[ RadSafe ] Vanity Fair Article - Canadian Veteran and Asaf Durakovic

roger helbig rhelbig at california.com
Sat Sep 20 04:38:31 CDT 2008

The following is an excerpt from this article that I found
from searching for "Rokke" at Vanity Fair - I was drawn
there after getting positive vibes from Graydon Carter, the
Editor-in-Chief when he was on the Charlie Rose show a
couple of evenings ago.  I wanted Carter to have this
article re-examined since I know Rokke to be a total fraud
and have the records to prove it.

These claims by Durakovic about the body of Canadian Gulf
War veteran Terry Riordon sound totally bogus -- DU in
bones and lungs.

Even after he died, on April 29, 1999, Terry's Canadian
doctors remained unable to explain his illness. "This
patient has a history [of] 'Gulf War Syndrome' with
multiple motor, sensory and emotional problems," the
autopsy report by pathologist Dr. B. Jollymore, of
Yarmouth, begins. "During extensive investigation, no
definitive diagnosis has been determined.... Essentially it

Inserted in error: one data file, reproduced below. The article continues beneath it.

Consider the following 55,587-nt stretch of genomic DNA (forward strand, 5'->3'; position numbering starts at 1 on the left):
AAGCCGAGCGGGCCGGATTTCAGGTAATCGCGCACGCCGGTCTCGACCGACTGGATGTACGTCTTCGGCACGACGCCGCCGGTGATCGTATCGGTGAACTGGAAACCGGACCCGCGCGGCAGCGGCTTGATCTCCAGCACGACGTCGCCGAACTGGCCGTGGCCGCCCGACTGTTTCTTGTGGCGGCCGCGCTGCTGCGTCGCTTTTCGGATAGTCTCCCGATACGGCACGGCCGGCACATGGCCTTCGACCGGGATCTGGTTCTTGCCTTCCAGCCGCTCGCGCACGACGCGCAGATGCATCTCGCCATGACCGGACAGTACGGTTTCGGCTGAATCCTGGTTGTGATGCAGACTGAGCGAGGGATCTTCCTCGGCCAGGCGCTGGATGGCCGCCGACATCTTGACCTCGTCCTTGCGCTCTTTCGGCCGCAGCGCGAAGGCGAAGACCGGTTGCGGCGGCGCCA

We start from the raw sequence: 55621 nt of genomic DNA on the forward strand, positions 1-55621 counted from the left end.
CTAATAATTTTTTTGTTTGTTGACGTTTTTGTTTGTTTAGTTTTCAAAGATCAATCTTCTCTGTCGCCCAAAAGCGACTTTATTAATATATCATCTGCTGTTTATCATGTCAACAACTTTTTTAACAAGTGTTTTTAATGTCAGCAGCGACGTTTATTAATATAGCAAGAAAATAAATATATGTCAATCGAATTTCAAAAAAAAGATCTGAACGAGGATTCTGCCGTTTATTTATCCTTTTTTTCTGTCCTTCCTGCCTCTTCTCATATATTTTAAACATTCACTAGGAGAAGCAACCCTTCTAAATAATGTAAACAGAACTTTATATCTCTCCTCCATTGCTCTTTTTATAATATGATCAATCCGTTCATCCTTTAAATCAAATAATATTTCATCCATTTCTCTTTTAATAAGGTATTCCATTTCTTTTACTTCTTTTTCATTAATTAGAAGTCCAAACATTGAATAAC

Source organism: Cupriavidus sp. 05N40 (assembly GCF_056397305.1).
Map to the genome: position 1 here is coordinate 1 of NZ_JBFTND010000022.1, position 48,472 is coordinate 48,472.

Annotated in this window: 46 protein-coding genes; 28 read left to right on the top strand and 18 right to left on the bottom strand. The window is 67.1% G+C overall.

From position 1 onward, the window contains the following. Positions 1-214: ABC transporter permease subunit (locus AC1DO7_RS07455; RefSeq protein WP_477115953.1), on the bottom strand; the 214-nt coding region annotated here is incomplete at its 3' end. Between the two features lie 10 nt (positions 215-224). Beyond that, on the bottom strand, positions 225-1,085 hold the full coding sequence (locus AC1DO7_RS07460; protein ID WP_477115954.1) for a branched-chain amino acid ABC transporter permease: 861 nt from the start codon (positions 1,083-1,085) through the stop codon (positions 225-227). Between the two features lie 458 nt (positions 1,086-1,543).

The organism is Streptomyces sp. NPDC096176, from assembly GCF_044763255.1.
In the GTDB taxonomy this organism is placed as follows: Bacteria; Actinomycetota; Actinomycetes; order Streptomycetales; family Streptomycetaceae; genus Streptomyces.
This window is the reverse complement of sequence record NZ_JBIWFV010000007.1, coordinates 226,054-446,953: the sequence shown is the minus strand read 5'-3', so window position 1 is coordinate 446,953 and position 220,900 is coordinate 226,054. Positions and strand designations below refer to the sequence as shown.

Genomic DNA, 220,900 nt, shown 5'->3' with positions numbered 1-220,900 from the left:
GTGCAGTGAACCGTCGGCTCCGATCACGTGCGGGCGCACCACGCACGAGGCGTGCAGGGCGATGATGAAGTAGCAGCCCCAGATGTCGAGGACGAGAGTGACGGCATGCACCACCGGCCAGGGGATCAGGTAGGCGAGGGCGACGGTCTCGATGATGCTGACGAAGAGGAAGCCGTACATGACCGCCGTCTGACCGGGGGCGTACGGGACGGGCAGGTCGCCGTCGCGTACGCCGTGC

appears that this gentleman remains an enigma in death as
he was in life." 

Not long before Terry's death, Susan Riordon had learned of
Asaf Durakovic, and of the possibility that her husband
absorbed D.U. His urine-test results-showing a high D.U.
concentration eight years after he was presumably
exposed-came through on Monday, April 26: "Tuesday he was
reasonably cognitive, and was able to tell me that he
wanted his body and organs to go to Dr. Durakovic," she
remembers. "He knew it was too late to help him, but he
made me promise that his body could help the international
community. On the Wednesday, I completed the purchase of
this house. On Thursday, he was dead. 

"It was a very strange death. He was very peaceful. I've
always felt that Asaf allowed Terry to go: knowing he was
D.U.-positive meant he wasn't crazy anymore. Those last
days he was calm. He wasn't putting the phone in the
microwave; he had no more mood swings." 

After Riordon's death, Dr. Durakovic and his colleagues
found accumulations of D.U. in his bones and lungs. 

This December 2004 article "Weapons of Self Destruction" by
David Rose is like a compendium of the DU propaganda
mythology.  The only thing missing is the grotesque baby
photos but Rose makes up for that with the "burning semen"
myth.  It was even published before the NY National Guard
group filed their suit Matthew et al v. US in US District
Court in NY.

I invite comments from all but Salsman -- this probably is
the formulary for his insistent beliefs as well.


Roger Helbig

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